3 Self-treatment using the RICE method The following action can be taken to help acute soft tissue injuries: Rest It is important to rest immediately after an injury, both to prevent yourself from causing further injury and also to give your body a chance to heal. Your Physiotherapist can advise you on how to get back to work as soon as possible. Ice Ice therapy can provide short-term pain relief, reduce blood flow to the injury and keep down the swelling. Wrap the ice (bag of frozen peas, ice packs or crushed ice) in a thin towel before placing it on your skin to avoid ice burns Apply the ice for no more than 10 minutes at a time Wait until your skin temperature has returned to normal before icing again. By following these simple steps, you can ice an acute injury intermittently for the first 6 8 hours. Compression This will also help to reduce the swelling. Soak a towel or bandage in cold water and compress the injury by wrapping a bandage over it. If you feel throbbing, or if the bandage feels too tight, rewrap the area so that the bandage is looser. You can use compression alongside your ice therapy. But remember, if you are using ice, it is not advisable to keep the compress on for more than 10 minutes at a time. Elevation By elevating your injury you will help take the pressure off it. It is most effective when the injured area is raised above the level of the heart. For example, if you have an ankle or foot injury, lie down with your foot propped on one or two pillows. Ice or heat? Some people are confused as to which is best for an acute injury. Research has shown that heat is not advised within the first 48 hours of an acute injury as it can increase bleeding and swelling if used at this stage (Brukner and Khan 2007). By using the RICE method for the first hours, you may find that a minor acute injury, such as a sprain, strain, pulled muscle or minor tear, will respond to your self-treatment and start to heal. However, if you are at all worried about your injury, seek medical attention from your Physiotherapist or GP immediately. For example, extreme pain or swelling that is not helped by the RICE method, or a complete inability to put any weight on the injured area, may suggest that the injury is more serious. Pain relief RICE method Pain medication this allows movement of the affected area and can help make you more comfortable. Use whichever one works for you or consult a Pharmacist or your GP. Supports for your injury A support may be helpful for a limited time only. Try supporting an injured arm with a sling or pillow. Use a stick or crutches to make walking more comfortable.

4 What to do over the next 2 3 days Physiotherapy By following the advice given overleaf most acute injuries will make a good recovery. If your injury continues to give you a lot of pain and the swelling does not appear to be going down, it may be necessary to carry out a check X-ray for a possible fracture. Please see your Physiotherapist, GP, attend A&E or a minor injuries clinic. Consulting a Physiotherapist at this stage for a diagnosis can be helpful. The Physiotherapist will be able to give you an idea of how long your injury will take to recover and advice on the best way to manage your injury. Physiotherapy will include: Physiotherapy treatment will help you return to full use of the injured limb more quickly. Gradually use the injured area. An acute injury can become chronic if the joint and surrounding tissues stiffen up too much or the muscles start to weaken and this will delay the recovery process. So as soon as the pain eases, gradually start using the injured area to try and regain normal movement. Soft-tissue treatments, massage, mobilisation and manipulation of the joints, electrotherapy, such as longwave ultrasound or laser, and self-help exercises If you are returning to sport, further rehabilitation m ay include specific exercises, strengthening and balance work specific to your sport to help you get back to sporting fitness more quickly.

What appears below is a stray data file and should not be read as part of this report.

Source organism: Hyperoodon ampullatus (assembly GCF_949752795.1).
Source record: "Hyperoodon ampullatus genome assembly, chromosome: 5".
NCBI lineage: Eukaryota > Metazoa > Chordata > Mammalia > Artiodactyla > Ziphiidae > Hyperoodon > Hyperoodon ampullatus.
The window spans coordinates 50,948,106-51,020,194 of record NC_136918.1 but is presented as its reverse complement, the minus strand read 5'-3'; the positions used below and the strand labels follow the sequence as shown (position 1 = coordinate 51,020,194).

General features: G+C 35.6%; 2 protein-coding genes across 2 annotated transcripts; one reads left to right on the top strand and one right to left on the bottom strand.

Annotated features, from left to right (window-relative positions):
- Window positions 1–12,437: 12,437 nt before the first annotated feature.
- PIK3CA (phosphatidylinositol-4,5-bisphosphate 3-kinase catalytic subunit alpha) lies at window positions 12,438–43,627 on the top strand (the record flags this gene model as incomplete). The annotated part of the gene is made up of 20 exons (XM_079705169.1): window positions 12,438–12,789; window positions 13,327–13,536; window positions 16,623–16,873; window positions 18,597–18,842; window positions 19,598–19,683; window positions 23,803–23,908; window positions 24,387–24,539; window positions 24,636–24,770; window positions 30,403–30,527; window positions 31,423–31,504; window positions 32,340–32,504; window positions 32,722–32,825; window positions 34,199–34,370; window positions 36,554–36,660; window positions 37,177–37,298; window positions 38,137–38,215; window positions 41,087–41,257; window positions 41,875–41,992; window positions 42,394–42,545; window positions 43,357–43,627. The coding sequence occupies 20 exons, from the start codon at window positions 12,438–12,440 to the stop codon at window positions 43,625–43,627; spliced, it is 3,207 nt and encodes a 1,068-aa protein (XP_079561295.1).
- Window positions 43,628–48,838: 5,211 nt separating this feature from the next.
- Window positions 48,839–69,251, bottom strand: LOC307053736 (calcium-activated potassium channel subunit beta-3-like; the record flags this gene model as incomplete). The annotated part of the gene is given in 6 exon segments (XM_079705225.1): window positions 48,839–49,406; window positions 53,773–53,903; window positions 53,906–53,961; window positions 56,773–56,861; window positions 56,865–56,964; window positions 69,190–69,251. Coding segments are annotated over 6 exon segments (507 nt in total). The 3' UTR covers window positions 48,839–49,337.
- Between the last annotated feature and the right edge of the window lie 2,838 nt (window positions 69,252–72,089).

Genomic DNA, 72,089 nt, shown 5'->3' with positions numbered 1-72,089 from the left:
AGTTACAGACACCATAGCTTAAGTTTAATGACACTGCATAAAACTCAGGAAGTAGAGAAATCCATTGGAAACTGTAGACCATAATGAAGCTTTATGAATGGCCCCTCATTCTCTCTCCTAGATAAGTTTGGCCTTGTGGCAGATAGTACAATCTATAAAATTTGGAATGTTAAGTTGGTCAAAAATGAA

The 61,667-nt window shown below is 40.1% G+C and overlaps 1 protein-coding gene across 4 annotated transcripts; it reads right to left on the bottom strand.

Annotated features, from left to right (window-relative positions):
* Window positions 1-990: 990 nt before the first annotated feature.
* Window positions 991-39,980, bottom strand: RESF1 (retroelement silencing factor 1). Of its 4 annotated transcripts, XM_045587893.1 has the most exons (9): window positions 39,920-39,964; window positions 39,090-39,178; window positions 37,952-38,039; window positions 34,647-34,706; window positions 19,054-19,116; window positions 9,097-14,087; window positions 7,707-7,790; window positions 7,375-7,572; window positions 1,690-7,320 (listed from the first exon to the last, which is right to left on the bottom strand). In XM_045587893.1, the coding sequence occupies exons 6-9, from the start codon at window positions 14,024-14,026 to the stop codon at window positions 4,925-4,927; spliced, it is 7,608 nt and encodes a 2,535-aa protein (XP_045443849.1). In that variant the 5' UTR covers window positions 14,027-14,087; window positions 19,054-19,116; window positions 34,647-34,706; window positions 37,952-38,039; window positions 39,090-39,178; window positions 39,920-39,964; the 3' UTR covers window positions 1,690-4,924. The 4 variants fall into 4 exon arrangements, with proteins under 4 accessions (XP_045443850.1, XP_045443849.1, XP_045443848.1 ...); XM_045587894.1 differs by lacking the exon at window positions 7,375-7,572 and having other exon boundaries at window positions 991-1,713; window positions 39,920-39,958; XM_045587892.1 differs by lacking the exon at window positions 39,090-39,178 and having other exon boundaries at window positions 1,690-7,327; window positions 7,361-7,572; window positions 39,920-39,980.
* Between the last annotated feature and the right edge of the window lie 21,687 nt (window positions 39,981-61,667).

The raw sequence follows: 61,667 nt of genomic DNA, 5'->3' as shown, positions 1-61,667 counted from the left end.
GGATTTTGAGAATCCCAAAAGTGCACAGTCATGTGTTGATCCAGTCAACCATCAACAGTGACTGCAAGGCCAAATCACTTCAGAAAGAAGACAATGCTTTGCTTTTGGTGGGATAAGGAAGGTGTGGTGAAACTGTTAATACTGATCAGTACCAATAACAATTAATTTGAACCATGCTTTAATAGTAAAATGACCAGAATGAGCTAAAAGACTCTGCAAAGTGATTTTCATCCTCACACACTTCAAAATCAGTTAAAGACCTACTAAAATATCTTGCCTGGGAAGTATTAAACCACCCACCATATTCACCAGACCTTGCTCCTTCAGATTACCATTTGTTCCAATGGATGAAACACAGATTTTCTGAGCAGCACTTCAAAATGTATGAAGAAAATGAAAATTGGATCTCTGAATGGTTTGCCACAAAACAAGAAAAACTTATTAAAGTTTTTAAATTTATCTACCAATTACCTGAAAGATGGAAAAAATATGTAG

5 Words by Chris Boynes B.Ed (Hons) PE, MCSP, MACPSM, MAACP, MSOM This is a Physio First leaflet: Physio First represents Chartered Physiotherapists working in private practice. Finding a Chartered Physiotherapist working nearby. Chartered Physiotherapists, like GPs, work to a rigid code of ethical conduct set by their professional body and are only permitted limited advertising. Chartered Physiotherapists advertise in Yellow Pages but a quicker way to find someone close to your home or work is to look on the Find a Physio section of or contact Physio First on The information in this leaflet is intended solely for the purpose of providing general information; it is not intended to be, nor is it to be treated as, a substitute for professional medical advice. Always seek the advice of your Chartered Physiotherapist or GP for any questions you may have regarding a medical condition. Evidence based references are available on the website under FAQ. This leaflet is available in audio format by phoning Physio First 2009